January 30, 2015
By Angela Neville, Texas Lawyer
Once again, the U.S. Environmental Protection Agency (EPA) is sparking controversy with proposed regulations that have critics saying that the agency has deliberately overreached its legal authority under the Clean Air Act.
The EPA introduced the proposed Clean Power Plan Rule in June 2014. The federal agency plan focuses on cutting greenhouse gas emissions from fossil fuel-fired power plants from 2005 levels by 30 percent by 2030.
On Feb. 4, the Law & Economics Center (LEC) at George Mason University School of Law in Arlington, Va., will assemble a group of legal heavyweights to explore the potential impacts of this hotly proposed rule. The panel discussion is titled “EPA’s Proposed Regulations Under Section 111(d) of the Clean Air Act: Clean Power or Power Play?” The event will give panelists an opportunity to discuss critics’ charges that the EPA has intentionally expanded its powers far beyond anything Congress intended or whether it is acting appropriately within the boundaries of the Clean Air Act to substantially reduce emissions from coal-fired power plants in order to protect human health.
The panel discussion will include the following group of confirmed panelists: Peter S. Glaser, Troutman Sanders; Robert L. Glicksman, The George Washington University School of Law; Jason S. Johnston, University of Virginia School of Law; Roger R. Martella Jr., Sidley Austin; and Richard O. Faulk (moderator), LEC Initiative for Energy & the Environment and Hollingsworth LLP. After the event, a webcast of the panel discussion will be made available.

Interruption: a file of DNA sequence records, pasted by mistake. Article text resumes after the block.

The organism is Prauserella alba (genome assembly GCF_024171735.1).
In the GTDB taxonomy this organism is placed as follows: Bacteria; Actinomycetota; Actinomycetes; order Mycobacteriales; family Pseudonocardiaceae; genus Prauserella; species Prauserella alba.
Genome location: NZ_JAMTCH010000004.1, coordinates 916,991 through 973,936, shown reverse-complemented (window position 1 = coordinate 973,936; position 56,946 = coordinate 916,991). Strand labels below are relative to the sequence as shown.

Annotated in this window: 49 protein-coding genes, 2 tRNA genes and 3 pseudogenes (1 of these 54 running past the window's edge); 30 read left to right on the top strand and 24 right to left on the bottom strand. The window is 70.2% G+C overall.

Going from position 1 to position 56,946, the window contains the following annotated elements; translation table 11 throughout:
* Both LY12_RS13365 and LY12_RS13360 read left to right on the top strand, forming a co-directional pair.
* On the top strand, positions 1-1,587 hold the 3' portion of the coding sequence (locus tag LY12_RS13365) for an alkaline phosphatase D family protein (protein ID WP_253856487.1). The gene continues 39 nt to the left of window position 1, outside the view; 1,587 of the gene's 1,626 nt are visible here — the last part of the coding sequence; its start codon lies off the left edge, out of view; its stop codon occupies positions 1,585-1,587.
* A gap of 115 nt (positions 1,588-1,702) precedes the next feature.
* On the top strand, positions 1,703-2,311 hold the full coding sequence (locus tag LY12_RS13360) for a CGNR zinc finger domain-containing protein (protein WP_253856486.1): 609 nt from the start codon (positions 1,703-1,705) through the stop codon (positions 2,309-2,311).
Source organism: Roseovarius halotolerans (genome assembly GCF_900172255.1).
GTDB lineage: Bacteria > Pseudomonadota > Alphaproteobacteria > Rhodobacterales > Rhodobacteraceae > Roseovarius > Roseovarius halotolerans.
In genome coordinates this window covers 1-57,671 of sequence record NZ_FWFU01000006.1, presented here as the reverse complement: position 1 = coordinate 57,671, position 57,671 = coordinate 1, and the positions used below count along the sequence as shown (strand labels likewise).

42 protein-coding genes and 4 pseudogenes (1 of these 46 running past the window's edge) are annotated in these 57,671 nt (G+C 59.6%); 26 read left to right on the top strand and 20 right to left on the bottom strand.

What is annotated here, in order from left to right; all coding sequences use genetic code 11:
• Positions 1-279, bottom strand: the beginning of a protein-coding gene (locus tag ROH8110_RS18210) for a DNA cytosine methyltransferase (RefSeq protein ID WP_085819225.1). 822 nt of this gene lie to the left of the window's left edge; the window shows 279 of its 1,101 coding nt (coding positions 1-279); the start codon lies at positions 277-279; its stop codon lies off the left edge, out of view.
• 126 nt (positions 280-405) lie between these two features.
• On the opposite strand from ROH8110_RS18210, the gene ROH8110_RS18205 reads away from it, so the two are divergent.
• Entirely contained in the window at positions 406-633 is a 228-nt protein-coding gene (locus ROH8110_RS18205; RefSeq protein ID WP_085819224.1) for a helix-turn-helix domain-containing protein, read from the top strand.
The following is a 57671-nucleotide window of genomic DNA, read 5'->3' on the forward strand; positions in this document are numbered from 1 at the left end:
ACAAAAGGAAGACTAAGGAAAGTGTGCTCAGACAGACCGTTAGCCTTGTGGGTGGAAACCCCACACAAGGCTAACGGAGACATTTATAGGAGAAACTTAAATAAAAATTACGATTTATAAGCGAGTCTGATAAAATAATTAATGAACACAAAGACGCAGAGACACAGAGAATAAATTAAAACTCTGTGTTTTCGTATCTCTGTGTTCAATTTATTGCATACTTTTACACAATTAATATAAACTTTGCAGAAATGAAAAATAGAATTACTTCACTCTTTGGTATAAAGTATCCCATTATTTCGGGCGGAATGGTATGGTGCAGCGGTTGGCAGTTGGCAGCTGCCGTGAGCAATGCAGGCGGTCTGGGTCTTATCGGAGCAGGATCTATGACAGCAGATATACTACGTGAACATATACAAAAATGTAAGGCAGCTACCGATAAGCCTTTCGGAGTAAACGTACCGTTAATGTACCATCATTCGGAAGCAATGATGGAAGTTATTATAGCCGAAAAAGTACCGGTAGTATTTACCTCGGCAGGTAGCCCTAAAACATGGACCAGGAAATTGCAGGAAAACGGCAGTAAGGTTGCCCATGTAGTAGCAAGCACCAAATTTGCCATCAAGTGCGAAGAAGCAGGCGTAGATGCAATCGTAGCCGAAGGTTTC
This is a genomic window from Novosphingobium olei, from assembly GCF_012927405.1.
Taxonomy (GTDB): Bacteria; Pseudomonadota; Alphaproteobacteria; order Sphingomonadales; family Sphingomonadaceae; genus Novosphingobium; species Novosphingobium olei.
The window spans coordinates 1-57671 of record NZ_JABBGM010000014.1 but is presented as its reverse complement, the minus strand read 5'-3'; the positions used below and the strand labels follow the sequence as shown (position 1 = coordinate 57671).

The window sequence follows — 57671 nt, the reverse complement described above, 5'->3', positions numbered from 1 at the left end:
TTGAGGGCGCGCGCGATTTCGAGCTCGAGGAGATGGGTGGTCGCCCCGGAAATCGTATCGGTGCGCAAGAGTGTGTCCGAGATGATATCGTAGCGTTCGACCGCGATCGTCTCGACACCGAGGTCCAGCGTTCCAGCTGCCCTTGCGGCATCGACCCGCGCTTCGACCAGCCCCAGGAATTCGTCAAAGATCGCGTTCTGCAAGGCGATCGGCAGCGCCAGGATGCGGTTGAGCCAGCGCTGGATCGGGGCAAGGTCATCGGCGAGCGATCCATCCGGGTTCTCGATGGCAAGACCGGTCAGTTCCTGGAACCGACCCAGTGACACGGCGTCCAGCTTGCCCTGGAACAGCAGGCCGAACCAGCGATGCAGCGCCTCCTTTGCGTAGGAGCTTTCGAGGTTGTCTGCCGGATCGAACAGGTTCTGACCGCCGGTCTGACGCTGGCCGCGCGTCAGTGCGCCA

The EPA proposed the Clean Power Plan as part of President Barack Obama’s climate change initiative. As proposed, the rule has two main elements: (1) specific goals setting amounts by which each state must reduce its carbon dioxide emissions; and (2) standards that states should follow when developing, submitting and implementing plans to achieve these goals.
A number of critics are pointing out the shortcomings of the proposed plan. For example, according to a study by the economic consulting firm National Economic Research Associates, the Clean Power Plan would be the most expensive regulation ever imposed on the electric power sector, costing between $41 billion and $73 billion per year to implement.
Speaking about the challenges of implementing the proposed Clean Power Plan, Southern Company CEO Thomas Fanning, whose electric power company serves several Southeastern states, told Bloomberg News in November, “I don’t think we have the ability to maintain a reliable system and comply with the new EPA rule.”
Along the same lines, Federal Energy Regulatory Commission member Philip Moeller recently warned that the proposed Clean Power Plan could lead to “widespread rotating blackouts” in parts of the country.
With regard to the Clean Power Plan’s impact on the Lone Star State, the proposal would require, in stages, a 38 percent overall reduction in Texas’ emissions from electric power production by 2030. In an analysis released in November, the Electric Reliability Council of Texas (ERCOT) said the timing and scale of the proposed reductions raise serious concerns for the electric power generation sector in Texas.
In its recent report, ERCOT stated that about half of Texas’ coal-burning power plants might be forced into retirement under the plan. The semi-independent state agency, which manages most of the state’s electric power network, also noted the challenges of integrating new wind and solar power into the state’s grid.
Fast-tracking the changes “will require major improvements to ERCOT’s transmission system, posing significant costs not considered in EPA’s Regulatory Impact Analysis,” the report said. The grid management agency stopped short of opposing the EPA’s proposed plan. It instead called for more attention to electricity reliability issues.
Warren Lasher, ERCOT’s director of system planning, said including a “reliability safety valve” in the rule would allow flexibility in balancing emissions cuts and needed generation.